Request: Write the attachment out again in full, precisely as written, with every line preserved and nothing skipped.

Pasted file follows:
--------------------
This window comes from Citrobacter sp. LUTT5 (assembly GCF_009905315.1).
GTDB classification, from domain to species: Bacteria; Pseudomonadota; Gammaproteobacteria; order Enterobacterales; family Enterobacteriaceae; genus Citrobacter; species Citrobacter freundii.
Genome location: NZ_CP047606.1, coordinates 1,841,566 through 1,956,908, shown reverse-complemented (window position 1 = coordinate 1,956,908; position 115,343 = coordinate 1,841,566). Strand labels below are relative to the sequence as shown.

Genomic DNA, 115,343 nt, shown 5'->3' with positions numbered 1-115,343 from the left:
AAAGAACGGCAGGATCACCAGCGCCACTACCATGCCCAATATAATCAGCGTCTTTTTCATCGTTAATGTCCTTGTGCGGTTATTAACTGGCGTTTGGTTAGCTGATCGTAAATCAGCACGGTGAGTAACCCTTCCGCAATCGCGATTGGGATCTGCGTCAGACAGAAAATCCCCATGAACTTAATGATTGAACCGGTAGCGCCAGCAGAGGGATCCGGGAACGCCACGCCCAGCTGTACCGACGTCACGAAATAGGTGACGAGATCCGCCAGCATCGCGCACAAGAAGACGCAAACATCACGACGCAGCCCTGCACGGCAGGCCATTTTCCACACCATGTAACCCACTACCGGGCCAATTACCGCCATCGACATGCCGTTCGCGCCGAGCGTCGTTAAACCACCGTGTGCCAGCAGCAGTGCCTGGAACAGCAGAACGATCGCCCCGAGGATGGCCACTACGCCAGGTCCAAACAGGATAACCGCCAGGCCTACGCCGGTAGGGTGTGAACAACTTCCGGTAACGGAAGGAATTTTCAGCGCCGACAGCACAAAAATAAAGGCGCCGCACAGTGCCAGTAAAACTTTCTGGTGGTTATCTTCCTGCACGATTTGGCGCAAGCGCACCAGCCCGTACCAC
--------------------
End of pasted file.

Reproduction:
This window comes from Citrobacter sp. LUTT5 (assembly GCF_009905315.1).
GTDB classification, from domain to species: Bacteria; Pseudomonadota; Gammaproteobacteria; order Enterobacterales; family Enterobacteriaceae; genus Citrobacter; species Citrobacter freundii.
Genome location: NZ_CP047606.1, coordinates 1,841,566 through 1,956,908, shown reverse-complemented (window position 1 = coordinate 1,956,908; position 115,343 = coordinate 1,841,566). Strand labels below are relative to the sequence as shown.

Genomic DNA, 115,343 nt, shown 5'->3' with positions numbered 1-115,343 from the left:
AAAGAACGGCAGGATCACCAGCGCCACTACCATGCCCAATATAATCAGCGTCTTTTTCATCGTTAATGTCCTTGTGCGGTTATTAACTGGCGTTTGGTTAGCTGATCGTAAATCAGCACGGTGAGTAACCCTTCCGCAATCGCGATTGGGATCTGCGTCAGACAGAAAATCCCCATGAACTTAATGATTGAACCGGTAGCGCCAGCAGAGGGATCCGGGAACGCCACGCCCAGCTGTACCGACGTCACGAAATAGGTGACGAGATCCGCCAGCATCGCGCACAAGAAGACGCAAACATCACGACGCAGCCCTGCACGGCAGGCCATTTTCCACACCATGTAACCCACTACCGGGCCAATTACCGCCATCGACATGCCGTTCGCGCCGAGCGTCGTTAAACCACCGTGTGCCAGCAGCAGTGCCTGGAACAGCAGAACGATCGCCCCGAGGATGGCCACTACGCCAGGTCCAAACAGGATAACCGCCAGGCCTACGCCGGTAGGGTGTGAACAACTTCCGGTAACGGAAGGAATTTTCAGCGCCGACAGCACAAAAATAAAGGCGCCGCACAGTGCCAGTAAAACTTTCTGGTGGTTATCTTCCTGCACGATTTGGCGCAAGCGCACCAGCCCGTACCAC